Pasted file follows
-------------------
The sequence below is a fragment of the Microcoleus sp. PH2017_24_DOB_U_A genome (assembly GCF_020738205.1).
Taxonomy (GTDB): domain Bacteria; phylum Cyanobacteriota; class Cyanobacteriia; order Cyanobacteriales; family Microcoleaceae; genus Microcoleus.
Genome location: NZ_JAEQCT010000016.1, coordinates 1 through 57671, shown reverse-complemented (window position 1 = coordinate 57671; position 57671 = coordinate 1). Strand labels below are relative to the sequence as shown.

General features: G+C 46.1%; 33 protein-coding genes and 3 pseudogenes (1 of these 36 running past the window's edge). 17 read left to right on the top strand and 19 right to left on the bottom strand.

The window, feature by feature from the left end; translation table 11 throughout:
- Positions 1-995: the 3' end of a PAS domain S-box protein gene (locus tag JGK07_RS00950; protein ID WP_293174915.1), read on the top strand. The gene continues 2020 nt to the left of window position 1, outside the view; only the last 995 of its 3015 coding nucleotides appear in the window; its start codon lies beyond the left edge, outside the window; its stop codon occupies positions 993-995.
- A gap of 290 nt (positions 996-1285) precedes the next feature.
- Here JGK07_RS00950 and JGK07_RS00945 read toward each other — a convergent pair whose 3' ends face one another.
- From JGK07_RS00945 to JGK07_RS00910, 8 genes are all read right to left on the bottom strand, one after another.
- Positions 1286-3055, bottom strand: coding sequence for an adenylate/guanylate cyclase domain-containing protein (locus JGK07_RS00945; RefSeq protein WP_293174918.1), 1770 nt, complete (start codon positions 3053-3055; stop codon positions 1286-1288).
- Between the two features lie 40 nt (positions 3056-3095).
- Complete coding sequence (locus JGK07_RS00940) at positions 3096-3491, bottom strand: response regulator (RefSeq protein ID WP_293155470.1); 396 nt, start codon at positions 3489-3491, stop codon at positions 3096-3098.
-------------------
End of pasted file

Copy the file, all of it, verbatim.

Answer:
The sequence below is a fragment of the Microcoleus sp. PH2017_24_DOB_U_A genome (assembly GCF_020738205.1).
Taxonomy (GTDB): domain Bacteria; phylum Cyanobacteriota; class Cyanobacteriia; order Cyanobacteriales; family Microcoleaceae; genus Microcoleus.
Genome location: NZ_JAEQCT010000016.1, coordinates 1 through 57671, shown reverse-complemented (window position 1 = coordinate 57671; position 57671 = coordinate 1). Strand labels below are relative to the sequence as shown.

General features: G+C 46.1%; 33 protein-coding genes and 3 pseudogenes (1 of these 36 running past the window's edge). 17 read left to right on the top strand and 19 right to left on the bottom strand.

The window, feature by feature from the left end; translation table 11 throughout:
- Positions 1-995: the 3' end of a PAS domain S-box protein gene (locus tag JGK07_RS00950; protein ID WP_293174915.1), read on the top strand. The gene continues 2020 nt to the left of window position 1, outside the view; only the last 995 of its 3015 coding nucleotides appear in the window; its start codon lies beyond the left edge, outside the window; its stop codon occupies positions 993-995.
- A gap of 290 nt (positions 996-1285) precedes the next feature.
- Here JGK07_RS00950 and JGK07_RS00945 read toward each other — a convergent pair whose 3' ends face one another.
- From JGK07_RS00945 to JGK07_RS00910, 8 genes are all read right to left on the bottom strand, one after another.
- Positions 1286-3055, bottom strand: coding sequence for an adenylate/guanylate cyclase domain-containing protein (locus JGK07_RS00945; RefSeq protein WP_293174918.1), 1770 nt, complete (start codon positions 3053-3055; stop codon positions 1286-1288).
- Between the two features lie 40 nt (positions 3056-3095).
- Complete coding sequence (locus JGK07_RS00940) at positions 3096-3491, bottom strand: response regulator (RefSeq protein ID WP_293155470.1); 396 nt, start codon at positions 3489-3491, stop codon at positions 3096-3098.